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    Daisy Bates (1859 – 1951) was an Australian journalist, welfare worker and lifelong student of Australian Aboriginal culture and society. After getting her first job as a governess in Dublin at age 18, there was a scandal, which resulted in the young man of the house taking his own life. Bates was forced to leave Ireland and started a new life in Australia. She was known among the native people as 'Kabbarli' (grandmother).

    Robert Graves, c. 1914, age 19. Reported dead at the Somme, Graves was one of the few of his generation to survive the war. He became a translator, poet, and novelist, and was the author of I, Claudius. Graves died at the age of 90 in 1985. Submitted by rrendyourheart

    Tesla

    Kate Warne: This is the only probable picture of Kate Warne, the first female detective. Not only was she the first detective, but she even went on to save the life of president elect Abraham Lincoln after uncovering a plot to assassinate him on the way to Washington D.C. to take office. She was best known for being a master of disguise, able to switch from Union soldier, to Southern debutante, to a harmless grandmother.

    Steve Mellon, Post-Gazette, Sunday October 14, 2012: Ralph C. Lincoln, a distant cousin of the Great Emancipator: "Abe was like, 6-3 ... 6-4?. I don't meet his height but I meet his good looks."

    Bessie Smith, blues singer. Once, when performing a tent show in a Southern town, members of the Ku Klux Klan, in full Klan regalia, surrounded the tent, threatening to pull it down and trap everyone inside. Smith stormed out and confronted them, shouting, “You had better pick up them sheets and run!” The men took to their heels.

    Ellen Swallow Richards - the foremost female industrial & environmental chemist in the 19th-century US, pioneering the field of home economics. She was the first woman admitted to MIT & its first female instructor; the first woman in the US accepted to any school of science or Technology, & the first American woman with a degree in chemistry.

    Judge Roy Bean

    Victoria Claflin Woodhull, font of scandals and larger than life, was the first woman candidate for President of the United States in 1872 from the Equal Rights Party supporting women's suffrage.

    Real Life Hero: Nancy Wake, aka the White Mouse. She and her husband helped rescue hundreds of Jews from the Nazis. When the Gestapo closed in he was captured and killed, but she escaped to Spain and then Britain where she trained as a spy. She parachuted back into France in 1944 and led a band of 7000 resistance fighters. Died August of 2011 at age 98.

    Emma Goldman, anarchist and activist -- "If I can't dance, I don't want to be part of your revolution." Her life, from 1869-1940, spanned great movements of two centuries. She was an early advocate of free speech, birth control, women’s equality, and union organization. Deported from the USin 1919, she participated in great social and political movements of her age, including the Russian Revolution and the Spanish Civil War.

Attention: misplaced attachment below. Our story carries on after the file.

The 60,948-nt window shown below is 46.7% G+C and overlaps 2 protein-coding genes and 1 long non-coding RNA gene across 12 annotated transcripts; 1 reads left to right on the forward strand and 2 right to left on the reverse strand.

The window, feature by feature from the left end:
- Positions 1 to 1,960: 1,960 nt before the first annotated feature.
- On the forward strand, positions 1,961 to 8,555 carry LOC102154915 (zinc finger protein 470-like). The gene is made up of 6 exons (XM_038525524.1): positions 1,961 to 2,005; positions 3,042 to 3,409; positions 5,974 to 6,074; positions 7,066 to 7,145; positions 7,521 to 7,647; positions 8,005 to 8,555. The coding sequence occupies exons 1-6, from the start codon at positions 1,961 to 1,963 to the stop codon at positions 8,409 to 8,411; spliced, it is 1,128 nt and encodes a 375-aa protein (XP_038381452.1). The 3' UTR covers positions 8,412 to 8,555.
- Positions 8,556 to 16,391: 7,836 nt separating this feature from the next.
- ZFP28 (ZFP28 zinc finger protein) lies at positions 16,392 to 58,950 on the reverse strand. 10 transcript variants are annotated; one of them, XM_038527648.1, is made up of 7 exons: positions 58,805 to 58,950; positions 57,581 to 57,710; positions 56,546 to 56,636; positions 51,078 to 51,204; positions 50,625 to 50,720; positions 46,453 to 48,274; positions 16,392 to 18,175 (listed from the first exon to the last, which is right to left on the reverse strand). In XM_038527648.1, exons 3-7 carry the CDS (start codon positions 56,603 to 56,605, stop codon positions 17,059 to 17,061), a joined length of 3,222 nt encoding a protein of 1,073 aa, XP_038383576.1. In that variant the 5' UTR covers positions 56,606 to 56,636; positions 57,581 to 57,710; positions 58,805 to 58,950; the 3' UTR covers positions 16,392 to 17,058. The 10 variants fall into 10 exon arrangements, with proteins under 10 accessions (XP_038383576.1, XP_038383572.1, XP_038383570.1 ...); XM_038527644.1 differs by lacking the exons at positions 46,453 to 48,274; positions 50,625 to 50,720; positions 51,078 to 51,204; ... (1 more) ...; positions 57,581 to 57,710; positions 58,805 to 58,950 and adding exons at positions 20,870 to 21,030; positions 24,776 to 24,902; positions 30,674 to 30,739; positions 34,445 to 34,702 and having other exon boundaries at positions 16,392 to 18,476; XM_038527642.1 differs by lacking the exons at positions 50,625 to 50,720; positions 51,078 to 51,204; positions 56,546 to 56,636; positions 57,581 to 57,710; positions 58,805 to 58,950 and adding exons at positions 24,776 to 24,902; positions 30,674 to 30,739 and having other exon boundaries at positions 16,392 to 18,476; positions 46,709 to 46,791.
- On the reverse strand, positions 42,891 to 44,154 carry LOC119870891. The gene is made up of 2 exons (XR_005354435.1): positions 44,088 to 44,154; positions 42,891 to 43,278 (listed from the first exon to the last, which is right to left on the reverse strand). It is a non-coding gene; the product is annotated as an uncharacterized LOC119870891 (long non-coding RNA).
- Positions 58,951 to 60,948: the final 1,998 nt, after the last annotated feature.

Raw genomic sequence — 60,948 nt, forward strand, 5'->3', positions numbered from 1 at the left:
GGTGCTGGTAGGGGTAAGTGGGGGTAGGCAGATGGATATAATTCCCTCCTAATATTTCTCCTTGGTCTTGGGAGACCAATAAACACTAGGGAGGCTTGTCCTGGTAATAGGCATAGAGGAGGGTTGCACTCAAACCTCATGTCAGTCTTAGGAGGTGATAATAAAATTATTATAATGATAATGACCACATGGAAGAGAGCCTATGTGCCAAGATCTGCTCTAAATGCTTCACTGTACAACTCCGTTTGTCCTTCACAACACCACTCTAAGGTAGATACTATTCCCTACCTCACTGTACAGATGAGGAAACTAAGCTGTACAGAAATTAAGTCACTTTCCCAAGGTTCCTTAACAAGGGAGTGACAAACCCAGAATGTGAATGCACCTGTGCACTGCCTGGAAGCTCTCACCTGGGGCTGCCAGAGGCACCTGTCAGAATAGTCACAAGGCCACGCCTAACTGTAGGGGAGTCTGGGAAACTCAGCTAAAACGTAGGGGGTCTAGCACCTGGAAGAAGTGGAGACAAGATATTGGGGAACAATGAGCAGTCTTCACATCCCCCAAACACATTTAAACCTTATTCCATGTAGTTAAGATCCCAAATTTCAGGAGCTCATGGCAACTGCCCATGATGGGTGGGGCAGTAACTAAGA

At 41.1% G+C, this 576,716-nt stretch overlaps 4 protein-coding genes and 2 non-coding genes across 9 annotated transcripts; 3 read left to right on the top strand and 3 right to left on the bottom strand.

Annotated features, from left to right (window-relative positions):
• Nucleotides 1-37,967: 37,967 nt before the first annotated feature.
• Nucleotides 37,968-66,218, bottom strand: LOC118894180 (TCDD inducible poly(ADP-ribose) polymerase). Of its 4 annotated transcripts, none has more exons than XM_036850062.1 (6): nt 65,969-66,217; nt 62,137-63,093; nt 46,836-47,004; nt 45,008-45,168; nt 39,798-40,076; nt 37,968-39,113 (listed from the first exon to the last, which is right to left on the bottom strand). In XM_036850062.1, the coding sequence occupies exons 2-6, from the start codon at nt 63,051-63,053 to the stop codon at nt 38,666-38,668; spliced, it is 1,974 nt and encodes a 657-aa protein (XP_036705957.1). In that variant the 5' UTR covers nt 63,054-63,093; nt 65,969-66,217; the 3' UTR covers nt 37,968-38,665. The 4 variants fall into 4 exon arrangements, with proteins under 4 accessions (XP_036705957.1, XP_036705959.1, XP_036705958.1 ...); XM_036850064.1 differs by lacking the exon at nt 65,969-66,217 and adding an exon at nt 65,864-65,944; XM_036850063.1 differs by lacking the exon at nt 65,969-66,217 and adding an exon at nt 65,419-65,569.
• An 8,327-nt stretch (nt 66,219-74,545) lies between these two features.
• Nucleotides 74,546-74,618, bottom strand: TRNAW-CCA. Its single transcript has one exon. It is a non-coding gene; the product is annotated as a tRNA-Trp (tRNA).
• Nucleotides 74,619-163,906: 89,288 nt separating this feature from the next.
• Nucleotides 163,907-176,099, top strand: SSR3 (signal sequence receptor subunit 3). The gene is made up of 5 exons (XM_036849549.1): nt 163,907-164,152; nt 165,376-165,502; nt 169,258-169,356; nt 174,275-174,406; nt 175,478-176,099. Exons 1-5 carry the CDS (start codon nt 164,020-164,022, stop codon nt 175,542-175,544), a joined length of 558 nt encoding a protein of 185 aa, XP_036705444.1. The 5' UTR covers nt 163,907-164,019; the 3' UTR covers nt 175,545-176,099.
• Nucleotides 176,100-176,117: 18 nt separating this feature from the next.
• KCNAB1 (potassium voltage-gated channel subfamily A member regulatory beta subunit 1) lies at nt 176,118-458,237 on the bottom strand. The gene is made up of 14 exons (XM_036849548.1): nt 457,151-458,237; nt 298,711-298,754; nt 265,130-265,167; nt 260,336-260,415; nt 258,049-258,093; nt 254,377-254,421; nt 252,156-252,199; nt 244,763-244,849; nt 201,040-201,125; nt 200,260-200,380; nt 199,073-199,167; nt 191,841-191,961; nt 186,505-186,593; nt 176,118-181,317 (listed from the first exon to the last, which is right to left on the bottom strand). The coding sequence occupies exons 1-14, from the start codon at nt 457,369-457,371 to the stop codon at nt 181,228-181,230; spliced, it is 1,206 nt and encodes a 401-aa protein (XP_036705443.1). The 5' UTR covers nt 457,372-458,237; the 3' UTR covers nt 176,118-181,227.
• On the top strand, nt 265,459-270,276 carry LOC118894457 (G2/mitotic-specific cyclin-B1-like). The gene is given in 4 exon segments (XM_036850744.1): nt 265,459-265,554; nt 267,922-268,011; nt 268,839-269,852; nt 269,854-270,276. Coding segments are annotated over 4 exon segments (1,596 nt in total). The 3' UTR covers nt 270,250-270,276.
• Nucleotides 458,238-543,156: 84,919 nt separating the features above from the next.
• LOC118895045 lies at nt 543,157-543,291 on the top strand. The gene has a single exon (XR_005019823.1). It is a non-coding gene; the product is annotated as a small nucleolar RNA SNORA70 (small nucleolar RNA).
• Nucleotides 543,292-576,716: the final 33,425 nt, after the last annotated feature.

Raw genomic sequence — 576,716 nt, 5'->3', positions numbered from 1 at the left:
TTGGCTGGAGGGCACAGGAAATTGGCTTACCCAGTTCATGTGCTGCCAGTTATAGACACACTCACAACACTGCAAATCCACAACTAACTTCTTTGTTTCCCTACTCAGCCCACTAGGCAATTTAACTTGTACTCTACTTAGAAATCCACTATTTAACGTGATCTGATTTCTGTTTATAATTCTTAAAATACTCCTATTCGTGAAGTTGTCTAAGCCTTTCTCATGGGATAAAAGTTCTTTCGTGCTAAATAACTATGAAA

Nellie Bly - Pen name of pioneering femail journalist Elizabeth Cochran who posed as a mental patient to write an expose in 1887 and travelled around the world in 72 days.

    Queen Liliʻuokalani - last ruler of Hawaii - as a teenager. Her statement of surrender to the US ended: "...Now, to avoid any collision of armed forces and perhaps loss of life, I do, under this protest, and impelled by said forces, yield my authority until such time as the Government of the United States shall, upon the facts being presented to it, undo the action of its representative and reinstate me in the authority which I claim as the constitutional sovereign of the Hawaiian Islands."

    Laura Ingalls Wilder

    Fannie Lou Hamer was a Mississippi sharecropper in 1962 when she volunteered to register to vote, even though putting her life in danger. She endured harassment, eviction, arrest, & beatings to become a key organizer in Mississippi Freedom Summer 1964."I guess if I'd had any sense, I'd have been a little scared - but what was the point of being scared? The only thing they could do was kill me, and it kinda seemed like they'd been trying to do that a little bit at a time since I could remember."

    Marie Curie was a woman before her time. Born in 1867, in Poland, she was a genius in physics and in chemistry; she is the first woman ever to receive a Nobel Prize and the only woman in history to receive two Nobel Prizes.

    For almost 70 years, Lucy Parsons fought for the rights of the poor and disenfranchised in the face of an increasingly oppressive industrial economic system. Her radical activism challenged the racist and sexist sentiment in a time when it was assumed that women were biologically determined to stay at home barefoot and pregnant. The Chicago police labeled her “more dangerous than a thousand rioters.”

    R. Norris Williams - survived the sinking of the Titanic but was told to have his legs amputated due to severe frostbite. Refused the doctor's advise and two years later, in 1914, won the men's singles title in the U.S. Championships.

    Sister Elizabeth Kenny. Australian Nurse. Came up with a different treatment for Polio Victims and changed medical history.

    The Immortal Life of Henrietta Lacks -- A poor black tobacco farmer whose cells—taken without her knowledge in 1951 and now called HeLa cells—became one of the most important tools in medicine, vital for developing the polio vaccine, cloning, gene mapping, in vitro fertilization, and more. Henrietta’s cells have been bought and sold by the billions, yet she remains virtually unknown, and her family can’t afford health insurance.

    Celebrate the life and times of Ann Petry (October 12, 1908 – April 28, 1997); an African American author who became the first black woman writer with book sales topping a million copies for her novel The Street.